Among the very old, not only continuing but initiating physical activity was associated with better survival and function, according to a new study.
Most studies conducted on physical activity have focused on middle-aged adults. Researchers from Hadassah Hebrew University Medical Center wanted to determine the relationship of physical activity, function and longevity among the very old.
The study which used data from the Jerusalem Longitudinal Cohort Study included almost 1,900 people who were born in 1920 and 1921. Health, functional and disease status were assessed at three intervals (ages 70, 78 and 85 years). Mortality data was also collected over an 18 year period, from 1990-2008.
Physical activity status was determined for each participant. Those who engaged in less than 4 hours per week of physical activity were considered sedentary. Physically active participants were those who engaged in physical activity about 4 hours per week, performed vigorous sports at least twice weekly (jogging or swimming) or maintained regular physical activity (walking an hour each day).
Overall, study participants had very high levels of physical activity despite their advancing age. At ages 70, 77 and 85 years, 53.4%, 76.9% and 64.0%, respectively were physically active. The authors pointed out that these participation rates were probably much higher than those seen in the U.S. Men were slightly more likely to participate in physical activity than women (56.0% vs. 50.2%, respectively).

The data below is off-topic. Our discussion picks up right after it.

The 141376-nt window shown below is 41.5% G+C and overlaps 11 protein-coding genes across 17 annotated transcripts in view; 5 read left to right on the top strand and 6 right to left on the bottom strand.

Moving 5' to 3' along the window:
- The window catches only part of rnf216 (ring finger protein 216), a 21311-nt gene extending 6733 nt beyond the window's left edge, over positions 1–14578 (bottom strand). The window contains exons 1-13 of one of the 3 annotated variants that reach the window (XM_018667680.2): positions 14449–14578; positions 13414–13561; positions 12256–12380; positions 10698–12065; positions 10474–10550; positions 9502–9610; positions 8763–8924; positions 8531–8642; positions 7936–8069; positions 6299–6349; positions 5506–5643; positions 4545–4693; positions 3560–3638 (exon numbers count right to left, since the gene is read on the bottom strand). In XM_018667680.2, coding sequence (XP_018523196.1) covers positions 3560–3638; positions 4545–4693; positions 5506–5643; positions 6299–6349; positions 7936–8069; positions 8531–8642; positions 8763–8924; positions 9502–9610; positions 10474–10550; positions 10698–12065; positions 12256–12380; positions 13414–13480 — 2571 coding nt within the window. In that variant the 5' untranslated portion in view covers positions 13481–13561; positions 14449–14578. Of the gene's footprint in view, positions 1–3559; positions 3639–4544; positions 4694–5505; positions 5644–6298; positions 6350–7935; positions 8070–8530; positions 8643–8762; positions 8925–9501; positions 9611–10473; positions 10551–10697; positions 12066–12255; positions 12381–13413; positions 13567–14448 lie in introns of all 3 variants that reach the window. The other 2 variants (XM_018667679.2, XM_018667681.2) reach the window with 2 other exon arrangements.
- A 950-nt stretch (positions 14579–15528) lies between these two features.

Increased activity levels were associated in participants with higher educational levels, lack of financial difficulty, less depression, good self-rated health status, and independence in activities associated with daily living. Physically active participants took fewer medications and reported fewer falls or fractures, and less chronic joint or musculoskeletal pain.
Engaging in physical activity significantly improved the odds of survival in each age group. At age 70, the 8 year mortality rate was 15.2% for the physically active vs 27.2% for sedentary participants. At age 78, it was 26.1% vs. 40.8% and at age 85, the 3 year mortality was 6.8% vs. 24.4%.
A change in physical activity levels modified the mortality benefit. Those who consistently or increased their exercise level was associated with better survival at 70 to 78 years and even at 78 to 85 years. At the same time, in those individuals that cut back on exercise, their mortality rate increased to that of sedentary participants.
Study authors concluded, “Our study provides unique evidence that not only maintaining physical activity but also starting to be physically active across a spectrum of advancing ages, up to and including the oldest, is associated with improved function and survival.”
The Bottom Line
This study highlights the many reasons for continuing or embarking on an exercise program even late in life. Aside from the obvious health benefits, physical exercise helps to alleviate a number of issues that are associated with aging: depression, loneliness, and the ability to live independently.
Many older adults may worry about injuring themselves when starting an exercise program late in life. This should not be a concern. As this study suggests, exercise related injuries decrease in frequency among elderly exercisers. In addition, physical activity does not increase the likelihood of osteoarthritis in the knee.
For those who embark on an exercise program in their 70s, 80s or beyond, it seems like that old adage, “it’s never too late to start” holds true.